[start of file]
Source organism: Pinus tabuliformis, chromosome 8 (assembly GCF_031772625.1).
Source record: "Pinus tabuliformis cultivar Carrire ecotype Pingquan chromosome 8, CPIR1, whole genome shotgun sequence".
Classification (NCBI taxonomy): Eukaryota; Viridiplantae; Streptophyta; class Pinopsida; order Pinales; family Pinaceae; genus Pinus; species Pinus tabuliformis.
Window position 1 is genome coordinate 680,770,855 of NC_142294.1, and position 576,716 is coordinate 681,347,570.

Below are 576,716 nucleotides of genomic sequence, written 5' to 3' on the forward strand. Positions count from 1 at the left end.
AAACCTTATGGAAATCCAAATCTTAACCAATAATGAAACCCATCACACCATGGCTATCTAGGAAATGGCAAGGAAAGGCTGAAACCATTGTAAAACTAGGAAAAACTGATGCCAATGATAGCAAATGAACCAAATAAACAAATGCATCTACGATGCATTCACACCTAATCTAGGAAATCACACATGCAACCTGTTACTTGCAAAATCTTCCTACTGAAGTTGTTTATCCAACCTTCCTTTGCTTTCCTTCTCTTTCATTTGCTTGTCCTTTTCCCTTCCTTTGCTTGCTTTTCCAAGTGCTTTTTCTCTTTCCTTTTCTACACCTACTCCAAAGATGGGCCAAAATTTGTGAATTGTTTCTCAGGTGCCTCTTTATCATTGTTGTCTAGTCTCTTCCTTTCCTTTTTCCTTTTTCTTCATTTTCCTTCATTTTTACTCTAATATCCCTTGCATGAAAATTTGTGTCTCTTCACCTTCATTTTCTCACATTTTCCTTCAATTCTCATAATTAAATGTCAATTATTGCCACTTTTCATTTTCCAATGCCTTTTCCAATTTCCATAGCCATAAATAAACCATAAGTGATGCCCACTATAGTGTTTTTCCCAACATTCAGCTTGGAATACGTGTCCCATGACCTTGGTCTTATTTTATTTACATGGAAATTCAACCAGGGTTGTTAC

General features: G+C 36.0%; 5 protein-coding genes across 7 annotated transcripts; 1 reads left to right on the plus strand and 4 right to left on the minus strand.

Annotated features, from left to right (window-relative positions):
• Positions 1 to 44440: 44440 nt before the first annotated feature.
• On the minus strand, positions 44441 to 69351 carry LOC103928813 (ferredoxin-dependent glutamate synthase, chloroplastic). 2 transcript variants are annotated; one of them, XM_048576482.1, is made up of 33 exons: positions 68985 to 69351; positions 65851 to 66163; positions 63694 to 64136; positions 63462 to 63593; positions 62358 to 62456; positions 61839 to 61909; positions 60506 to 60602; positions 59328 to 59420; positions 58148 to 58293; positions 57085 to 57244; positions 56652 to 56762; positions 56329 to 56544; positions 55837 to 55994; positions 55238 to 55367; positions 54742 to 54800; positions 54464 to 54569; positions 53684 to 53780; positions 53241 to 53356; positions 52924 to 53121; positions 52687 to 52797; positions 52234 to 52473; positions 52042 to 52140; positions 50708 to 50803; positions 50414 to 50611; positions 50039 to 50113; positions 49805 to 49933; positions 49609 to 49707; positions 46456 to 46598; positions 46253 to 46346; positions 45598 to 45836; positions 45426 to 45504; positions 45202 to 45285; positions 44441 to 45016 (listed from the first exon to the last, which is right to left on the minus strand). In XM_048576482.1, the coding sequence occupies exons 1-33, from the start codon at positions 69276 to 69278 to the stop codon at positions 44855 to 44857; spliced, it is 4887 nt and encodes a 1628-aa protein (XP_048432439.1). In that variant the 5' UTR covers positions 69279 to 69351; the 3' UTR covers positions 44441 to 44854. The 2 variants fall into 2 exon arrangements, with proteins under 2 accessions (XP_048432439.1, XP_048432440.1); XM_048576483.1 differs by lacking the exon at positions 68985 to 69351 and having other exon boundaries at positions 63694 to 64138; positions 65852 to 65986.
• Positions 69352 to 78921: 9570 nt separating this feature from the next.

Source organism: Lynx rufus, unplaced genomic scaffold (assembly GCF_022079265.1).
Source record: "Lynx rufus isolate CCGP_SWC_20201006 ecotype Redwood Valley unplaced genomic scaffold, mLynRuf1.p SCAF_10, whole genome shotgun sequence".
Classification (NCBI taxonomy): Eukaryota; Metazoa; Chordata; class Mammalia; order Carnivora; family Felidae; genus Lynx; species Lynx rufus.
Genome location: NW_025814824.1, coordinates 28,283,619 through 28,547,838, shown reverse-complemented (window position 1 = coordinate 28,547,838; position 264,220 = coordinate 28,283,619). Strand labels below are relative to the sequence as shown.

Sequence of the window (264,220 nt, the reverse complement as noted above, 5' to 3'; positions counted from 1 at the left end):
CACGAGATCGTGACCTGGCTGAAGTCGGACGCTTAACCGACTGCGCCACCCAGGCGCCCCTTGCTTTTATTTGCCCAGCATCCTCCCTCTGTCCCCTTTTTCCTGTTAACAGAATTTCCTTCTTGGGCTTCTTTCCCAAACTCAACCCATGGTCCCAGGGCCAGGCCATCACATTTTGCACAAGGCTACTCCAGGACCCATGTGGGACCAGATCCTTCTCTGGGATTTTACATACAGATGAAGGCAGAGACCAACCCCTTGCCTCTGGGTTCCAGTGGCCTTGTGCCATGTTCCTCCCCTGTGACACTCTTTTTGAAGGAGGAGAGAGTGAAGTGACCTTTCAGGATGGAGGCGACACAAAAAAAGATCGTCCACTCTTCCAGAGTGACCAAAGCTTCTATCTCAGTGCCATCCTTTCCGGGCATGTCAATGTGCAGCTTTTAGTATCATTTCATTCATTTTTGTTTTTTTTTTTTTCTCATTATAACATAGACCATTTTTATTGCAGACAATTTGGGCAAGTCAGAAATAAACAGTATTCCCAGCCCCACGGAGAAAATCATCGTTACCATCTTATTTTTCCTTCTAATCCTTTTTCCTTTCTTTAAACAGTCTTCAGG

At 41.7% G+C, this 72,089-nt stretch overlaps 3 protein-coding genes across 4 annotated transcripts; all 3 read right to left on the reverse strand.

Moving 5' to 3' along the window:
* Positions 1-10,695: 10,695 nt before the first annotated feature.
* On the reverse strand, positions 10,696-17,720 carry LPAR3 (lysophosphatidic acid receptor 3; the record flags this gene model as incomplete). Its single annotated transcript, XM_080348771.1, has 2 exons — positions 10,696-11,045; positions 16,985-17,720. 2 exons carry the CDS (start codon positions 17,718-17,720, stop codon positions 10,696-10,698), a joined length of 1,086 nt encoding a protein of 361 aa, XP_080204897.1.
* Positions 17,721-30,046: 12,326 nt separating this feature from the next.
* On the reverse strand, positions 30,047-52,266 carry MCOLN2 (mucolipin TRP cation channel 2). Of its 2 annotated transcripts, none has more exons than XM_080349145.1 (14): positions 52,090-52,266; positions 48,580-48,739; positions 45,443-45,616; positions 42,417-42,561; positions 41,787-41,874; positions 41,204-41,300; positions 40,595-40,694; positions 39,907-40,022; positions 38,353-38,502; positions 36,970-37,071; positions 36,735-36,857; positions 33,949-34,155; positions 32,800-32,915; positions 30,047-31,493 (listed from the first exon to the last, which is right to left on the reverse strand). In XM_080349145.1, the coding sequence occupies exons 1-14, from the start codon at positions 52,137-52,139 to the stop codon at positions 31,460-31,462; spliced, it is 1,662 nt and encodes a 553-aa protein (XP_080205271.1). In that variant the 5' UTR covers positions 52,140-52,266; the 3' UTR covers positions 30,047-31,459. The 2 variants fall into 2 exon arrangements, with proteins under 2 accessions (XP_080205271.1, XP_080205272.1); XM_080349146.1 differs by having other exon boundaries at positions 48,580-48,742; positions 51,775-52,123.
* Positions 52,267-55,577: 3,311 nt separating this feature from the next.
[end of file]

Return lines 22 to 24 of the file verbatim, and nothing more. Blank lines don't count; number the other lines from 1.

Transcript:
* Positions 17,721-30,046: 12,326 nt separating this feature from the next.
* On the reverse strand, positions 30,047-52,266 carry MCOLN2 (mucolipin TRP cation channel 2). Of its 2 annotated transcripts, none has more exons than XM_080349145.1 (14): positions 52,090-52,266; positions 48,580-48,739; positions 45,443-45,616; positions 42,417-42,561; positions 41,787-41,874; positions 41,204-41,300; positions 40,595-40,694; positions 39,907-40,022; positions 38,353-38,502; positions 36,970-37,071; positions 36,735-36,857; positions 33,949-34,155; positions 32,800-32,915; positions 30,047-31,493 (listed from the first exon to the last, which is right to left on the reverse strand). In XM_080349145.1, the coding sequence occupies exons 1-14, from the start codon at positions 52,137-52,139 to the stop codon at positions 31,460-31,462; spliced, it is 1,662 nt and encodes a 553-aa protein (XP_080205271.1). In that variant the 5' UTR covers positions 52,140-52,266; the 3' UTR covers positions 30,047-31,459. The 2 variants fall into 2 exon arrangements, with proteins under 2 accessions (XP_080205271.1, XP_080205272.1); XM_080349146.1 differs by having other exon boundaries at positions 48,580-48,742; positions 51,775-52,123.
* Positions 52,267-55,577: 3,311 nt separating this feature from the next.